Reactive/Resentful/Defensive is a common issue that comes up in families.  It’s certainly something that I now appreciate was amongst the drivers behind my reactivity.

What’s important to appreciate is that when anyone seems to react at you, that it isn’t about you.  What that means is, when we are in reaction, resentment or defensiveness (RRD), we are in survival mode and that’s about us, ie the person who is DOing the behaviour.

The opportunity is to accept that in that moment, they, the person in front of you is not coping with what is being said to them.

Often what I notice is that reactivity leads to resentment, leads to defensiveness, and we end up in a negative reinforcement loop.


The tough thing is “someone” needs to break the cycle.  The problem is lots of the time no one either wants to or knows how to.  It takes courage to break the cycle because it means taking a step back and reflecting on what is going on.

Amongst the biggest challenges is to accept that RRD might feel like a threat, and the opportunity is to avoid taking things personally, because survival responses are personal to us, not about the other person (even when we are the other person).

Be compassionate to both self and “the other” because it also takes practice IF breaking the cycle is not a habit yet. 

NB – The standards of outcome are also different for whether the “other” is a child or an adult.  This is because it is NOT a child’s responsibility to look out for our feelings.  Though, through our compassionate modelling and guidance we trust they will develop the skills.

When the “other” is an adult, its appreciating that for the most part when RRD happens, it’s their inner child in charge.  


Our responsibility is to support both adult/child with understanding the healthy boundary.  Not judging them for their poor behaviour.  Though also not free passing either (as long as that is safe – you’ll know who is and isn’t safe). Particularly with adults, safe not meaning easy, but not a physical threat to your wellbeing if you were to enact your boundaries.


When you take the time to reflect on a time when you experienced doing RRD yourself, you will probably notice that it’s all about protection of self.  This is normal, it’s that we’ve moved out of working the problem that needs to be solved, and the person has become the object of our response/reaction.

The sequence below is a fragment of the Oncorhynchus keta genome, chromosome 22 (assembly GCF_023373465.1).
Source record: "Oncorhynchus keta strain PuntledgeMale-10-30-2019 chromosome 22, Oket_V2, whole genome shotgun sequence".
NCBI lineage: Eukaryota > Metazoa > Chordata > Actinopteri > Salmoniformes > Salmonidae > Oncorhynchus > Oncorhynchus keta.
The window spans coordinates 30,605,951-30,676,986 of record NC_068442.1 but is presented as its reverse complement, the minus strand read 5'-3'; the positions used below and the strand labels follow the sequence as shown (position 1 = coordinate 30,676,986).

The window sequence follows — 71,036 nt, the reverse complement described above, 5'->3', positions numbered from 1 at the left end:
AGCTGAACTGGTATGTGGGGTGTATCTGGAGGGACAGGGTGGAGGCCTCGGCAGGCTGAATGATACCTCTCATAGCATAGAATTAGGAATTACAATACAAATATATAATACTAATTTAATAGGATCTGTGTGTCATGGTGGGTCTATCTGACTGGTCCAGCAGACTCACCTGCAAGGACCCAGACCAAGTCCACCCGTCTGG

If you’ve been like me, when I first started down this path to “new me” empowering my ultimate self, that “backing down” was really uncomfortable.  I’d had years of experience in justifying and defending.  The thing is, that like a new pair of shoes, changing the old familiar response can feel a little uncomfortable for a while.

It doesn’t have to be difficult.  It does require doing things differently.  And as the saying from Einstein goes – Do the same thing and expect a different result is called INSANITY. 

The issue for humans is that we are designed to seek the familiar, so when we leave ourselves on automatic, chances are we’ll repeat our usual pattern.

It takes choosing conscious awareness and taking intentional action to change our behaviour.  




If we want harmony in our relationships, it’s coming to terms with what is most important.

Most frequently the challenge to overcome is “We want to be right”. Hence we respond with righteous indignation which drives the RRD.

OR, we can focus on be happy?

Not doormat, not acquiescing for the sake of peace but working through the issue to an ecological conclusion.

Ecological being good for you, good for them and good for the greater good.

Ecological is the gold standard for building healthy harmonious relationships.

Ecological takes effort and conscious action, otherwise our programming will get us everytime.

Working the problem, not taking things personally, not focusing on the person. Instead focusing on the behaviour.

If becoming more open and wholehearted is on your path, then come join us in 

Conscious Wholehearted Parents

where we are working to become the best version of ourselves so that we become the parent we wished we had as a child.

Author – Leanne G Wakeling – Relationship and Communication Coach, Parenting Mentor,

Behaviour and Thinking Styles Profiler.